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Scientists develop and monitor two approaches to fix blood vessel abnormalities that make tumors difficult to treat

May 18, 2022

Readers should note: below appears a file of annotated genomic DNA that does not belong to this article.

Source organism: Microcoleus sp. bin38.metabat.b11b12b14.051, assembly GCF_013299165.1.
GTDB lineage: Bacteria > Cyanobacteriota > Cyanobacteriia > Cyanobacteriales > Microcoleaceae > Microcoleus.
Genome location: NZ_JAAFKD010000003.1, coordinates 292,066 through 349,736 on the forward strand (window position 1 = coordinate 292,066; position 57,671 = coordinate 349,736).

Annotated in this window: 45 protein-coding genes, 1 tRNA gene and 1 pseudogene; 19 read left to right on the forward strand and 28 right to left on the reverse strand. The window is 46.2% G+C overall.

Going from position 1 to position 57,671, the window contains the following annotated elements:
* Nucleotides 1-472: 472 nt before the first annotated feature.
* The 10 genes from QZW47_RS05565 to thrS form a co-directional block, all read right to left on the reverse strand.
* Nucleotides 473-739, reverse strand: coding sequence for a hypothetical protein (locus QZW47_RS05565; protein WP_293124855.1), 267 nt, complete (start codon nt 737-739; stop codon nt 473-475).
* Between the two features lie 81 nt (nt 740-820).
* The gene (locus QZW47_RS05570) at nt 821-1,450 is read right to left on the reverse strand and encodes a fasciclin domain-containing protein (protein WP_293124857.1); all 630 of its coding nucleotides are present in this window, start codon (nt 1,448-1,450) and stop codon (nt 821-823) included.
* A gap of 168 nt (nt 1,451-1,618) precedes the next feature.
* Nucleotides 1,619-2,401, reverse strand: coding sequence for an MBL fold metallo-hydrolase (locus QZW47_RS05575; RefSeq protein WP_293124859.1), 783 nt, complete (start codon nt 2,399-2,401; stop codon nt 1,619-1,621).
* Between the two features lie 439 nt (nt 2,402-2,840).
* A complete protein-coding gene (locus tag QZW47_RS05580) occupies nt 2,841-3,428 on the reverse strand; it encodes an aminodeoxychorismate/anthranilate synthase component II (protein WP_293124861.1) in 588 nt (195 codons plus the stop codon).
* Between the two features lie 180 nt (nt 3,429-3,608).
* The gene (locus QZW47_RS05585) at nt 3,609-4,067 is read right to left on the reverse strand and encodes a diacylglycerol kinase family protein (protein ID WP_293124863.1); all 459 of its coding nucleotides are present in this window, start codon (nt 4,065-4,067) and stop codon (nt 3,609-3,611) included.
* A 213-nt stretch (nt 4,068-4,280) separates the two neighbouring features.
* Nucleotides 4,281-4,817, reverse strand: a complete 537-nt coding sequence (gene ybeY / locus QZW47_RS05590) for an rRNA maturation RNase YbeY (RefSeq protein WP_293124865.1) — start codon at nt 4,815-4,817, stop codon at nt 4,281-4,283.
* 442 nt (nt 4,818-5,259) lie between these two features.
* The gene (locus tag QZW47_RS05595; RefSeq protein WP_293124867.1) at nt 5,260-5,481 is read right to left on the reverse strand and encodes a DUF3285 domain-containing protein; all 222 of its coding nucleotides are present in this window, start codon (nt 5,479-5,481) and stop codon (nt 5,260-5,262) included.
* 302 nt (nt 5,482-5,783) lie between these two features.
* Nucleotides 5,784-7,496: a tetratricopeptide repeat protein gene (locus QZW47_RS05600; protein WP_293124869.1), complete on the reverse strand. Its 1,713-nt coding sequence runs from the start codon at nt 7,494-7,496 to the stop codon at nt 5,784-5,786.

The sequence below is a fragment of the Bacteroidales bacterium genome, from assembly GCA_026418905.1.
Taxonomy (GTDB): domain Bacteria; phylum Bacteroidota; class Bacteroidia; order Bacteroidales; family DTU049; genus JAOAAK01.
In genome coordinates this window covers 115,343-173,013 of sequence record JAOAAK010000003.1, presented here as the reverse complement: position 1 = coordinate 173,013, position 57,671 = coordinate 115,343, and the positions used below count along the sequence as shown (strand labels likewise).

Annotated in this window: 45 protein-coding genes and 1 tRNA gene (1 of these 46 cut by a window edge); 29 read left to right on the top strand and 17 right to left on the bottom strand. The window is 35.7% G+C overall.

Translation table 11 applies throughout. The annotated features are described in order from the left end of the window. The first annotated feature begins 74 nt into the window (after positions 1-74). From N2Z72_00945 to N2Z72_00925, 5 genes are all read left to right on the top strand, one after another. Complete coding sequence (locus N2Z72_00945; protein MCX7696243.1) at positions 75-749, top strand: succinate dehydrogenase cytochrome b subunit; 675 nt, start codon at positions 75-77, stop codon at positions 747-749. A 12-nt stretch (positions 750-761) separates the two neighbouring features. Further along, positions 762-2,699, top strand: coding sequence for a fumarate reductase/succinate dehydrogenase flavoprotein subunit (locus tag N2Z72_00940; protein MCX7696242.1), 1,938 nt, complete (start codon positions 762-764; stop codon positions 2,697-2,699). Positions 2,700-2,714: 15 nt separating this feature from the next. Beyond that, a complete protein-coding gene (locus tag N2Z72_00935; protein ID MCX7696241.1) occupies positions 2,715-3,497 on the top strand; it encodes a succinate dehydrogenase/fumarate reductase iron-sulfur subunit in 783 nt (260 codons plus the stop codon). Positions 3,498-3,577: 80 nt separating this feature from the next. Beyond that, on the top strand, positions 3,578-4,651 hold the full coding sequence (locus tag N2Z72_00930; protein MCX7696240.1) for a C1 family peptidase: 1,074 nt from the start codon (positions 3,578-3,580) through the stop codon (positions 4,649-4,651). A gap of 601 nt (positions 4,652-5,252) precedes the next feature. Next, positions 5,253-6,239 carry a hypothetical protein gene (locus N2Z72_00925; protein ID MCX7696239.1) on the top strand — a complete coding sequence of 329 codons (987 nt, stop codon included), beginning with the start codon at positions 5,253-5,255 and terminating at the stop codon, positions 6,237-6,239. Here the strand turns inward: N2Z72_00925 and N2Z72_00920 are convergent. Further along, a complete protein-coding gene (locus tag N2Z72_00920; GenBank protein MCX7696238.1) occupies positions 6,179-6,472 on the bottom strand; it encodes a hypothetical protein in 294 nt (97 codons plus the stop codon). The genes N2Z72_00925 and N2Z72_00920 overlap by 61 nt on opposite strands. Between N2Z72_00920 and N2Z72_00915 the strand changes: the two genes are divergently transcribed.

Tumors send out signals that impair normal blood flow, which makes them hard to treat with every type of cancer treatment, including radiation and chemo-, targeted and immunotherapy. Impaired blood supply creates an environment low in oxygen levels — hypoxia — that causes the tumors to take on aggressive characteristics and become immuno-suppressed. To address this challenge, a team led by researchers at Massachusetts General Hospital (MGH) developed two approaches to repair tumor blood vessels and improve their function. Also, by devising a method to assess the effects of these approaches and testing it in a study published in Clinical Cancer Research, a journal of the American Association for Cancer Research, the investigators found that each approach may help to restore blood flow to enhance chemotherapy’s access to cancer cells and alleviate hypoxia, and combining them may be especially effective.

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